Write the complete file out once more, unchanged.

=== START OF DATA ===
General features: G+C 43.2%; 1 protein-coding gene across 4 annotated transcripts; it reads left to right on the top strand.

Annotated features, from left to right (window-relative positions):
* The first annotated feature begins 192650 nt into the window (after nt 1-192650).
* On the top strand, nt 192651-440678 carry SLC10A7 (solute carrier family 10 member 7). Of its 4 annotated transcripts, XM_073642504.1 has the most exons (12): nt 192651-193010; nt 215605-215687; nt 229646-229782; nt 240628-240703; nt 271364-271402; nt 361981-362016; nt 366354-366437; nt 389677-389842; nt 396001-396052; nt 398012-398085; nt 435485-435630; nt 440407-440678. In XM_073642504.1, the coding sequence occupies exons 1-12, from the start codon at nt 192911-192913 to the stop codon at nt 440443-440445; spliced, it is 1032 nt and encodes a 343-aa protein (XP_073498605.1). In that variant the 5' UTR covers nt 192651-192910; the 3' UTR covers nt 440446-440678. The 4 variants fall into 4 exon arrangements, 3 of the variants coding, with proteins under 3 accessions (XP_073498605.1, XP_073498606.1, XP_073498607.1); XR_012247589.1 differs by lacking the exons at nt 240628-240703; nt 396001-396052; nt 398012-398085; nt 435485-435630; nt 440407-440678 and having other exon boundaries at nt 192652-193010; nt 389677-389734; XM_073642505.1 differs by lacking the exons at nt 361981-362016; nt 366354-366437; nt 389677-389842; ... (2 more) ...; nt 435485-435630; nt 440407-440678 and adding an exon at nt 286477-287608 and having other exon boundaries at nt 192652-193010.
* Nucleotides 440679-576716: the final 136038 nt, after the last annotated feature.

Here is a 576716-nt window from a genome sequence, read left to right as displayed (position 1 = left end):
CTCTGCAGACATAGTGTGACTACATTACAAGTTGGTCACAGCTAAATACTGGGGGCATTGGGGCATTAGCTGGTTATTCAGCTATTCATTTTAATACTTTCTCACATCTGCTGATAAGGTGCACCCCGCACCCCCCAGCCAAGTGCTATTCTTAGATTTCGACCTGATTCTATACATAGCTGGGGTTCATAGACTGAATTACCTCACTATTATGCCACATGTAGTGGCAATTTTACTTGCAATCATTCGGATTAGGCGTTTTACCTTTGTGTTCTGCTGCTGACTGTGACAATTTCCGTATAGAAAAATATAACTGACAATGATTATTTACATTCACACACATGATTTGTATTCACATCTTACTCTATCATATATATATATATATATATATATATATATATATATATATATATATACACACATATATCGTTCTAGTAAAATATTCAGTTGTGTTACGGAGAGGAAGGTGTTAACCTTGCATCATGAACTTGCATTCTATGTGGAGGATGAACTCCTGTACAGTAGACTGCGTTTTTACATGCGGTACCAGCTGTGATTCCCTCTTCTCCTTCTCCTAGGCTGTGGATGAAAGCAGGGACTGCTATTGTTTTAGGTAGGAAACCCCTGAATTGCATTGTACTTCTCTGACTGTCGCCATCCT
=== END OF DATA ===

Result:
General features: G+C 43.2%; 1 protein-coding gene across 4 annotated transcripts; it reads left to right on the top strand.

Annotated features, from left to right (window-relative positions):
* The first annotated feature begins 192650 nt into the window (after nt 1-192650).
* On the top strand, nt 192651-440678 carry SLC10A7 (solute carrier family 10 member 7). Of its 4 annotated transcripts, XM_073642504.1 has the most exons (12): nt 192651-193010; nt 215605-215687; nt 229646-229782; nt 240628-240703; nt 271364-271402; nt 361981-362016; nt 366354-366437; nt 389677-389842; nt 396001-396052; nt 398012-398085; nt 435485-435630; nt 440407-440678. In XM_073642504.1, the coding sequence occupies exons 1-12, from the start codon at nt 192911-192913 to the stop codon at nt 440443-440445; spliced, it is 1032 nt and encodes a 343-aa protein (XP_073498605.1). In that variant the 5' UTR covers nt 192651-192910; the 3' UTR covers nt 440446-440678. The 4 variants fall into 4 exon arrangements, 3 of the variants coding, with proteins under 3 accessions (XP_073498605.1, XP_073498606.1, XP_073498607.1); XR_012247589.1 differs by lacking the exons at nt 240628-240703; nt 396001-396052; nt 398012-398085; nt 435485-435630; nt 440407-440678 and having other exon boundaries at nt 192652-193010; nt 389677-389734; XM_073642505.1 differs by lacking the exons at nt 361981-362016; nt 366354-366437; nt 389677-389842; ... (2 more) ...; nt 435485-435630; nt 440407-440678 and adding an exon at nt 286477-287608 and having other exon boundaries at nt 192652-193010.
* Nucleotides 440679-576716: the final 136038 nt, after the last annotated feature.

Here is a 576716-nt window from a genome sequence, read left to right as displayed (position 1 = left end):
CTCTGCAGACATAGTGTGACTACATTACAAGTTGGTCACAGCTAAATACTGGGGGCATTGGGGCATTAGCTGGTTATTCAGCTATTCATTTTAATACTTTCTCACATCTGCTGATAAGGTGCACCCCGCACCCCCCAGCCAAGTGCTATTCTTAGATTTCGACCTGATTCTATACATAGCTGGGGTTCATAGACTGAATTACCTCACTATTATGCCACATGTAGTGGCAATTTTACTTGCAATCATTCGGATTAGGCGTTTTACCTTTGTGTTCTGCTGCTGACTGTGACAATTTCCGTATAGAAAAATATAACTGACAATGATTATTTACATTCACACACATGATTTGTATTCACATCTTACTCTATCATATATATATATATATATATATATATATATATATATATATATATATACACACATATATCGTTCTAGTAAAATATTCAGTTGTGTTACGGAGAGGAAGGTGTTAACCTTGCATCATGAACTTGCATTCTATGTGGAGGATGAACTCCTGTACAGTAGACTGCGTTTTTACATGCGGTACCAGCTGTGATTCCCTCTTCTCCTTCTCCTAGGCTGTGGATGAAAGCAGGGACTGCTATTGTTTTAGGTAGGAAACCCCTGAATTGCATTGTACTTCTCTGACTGTCGCCATCCT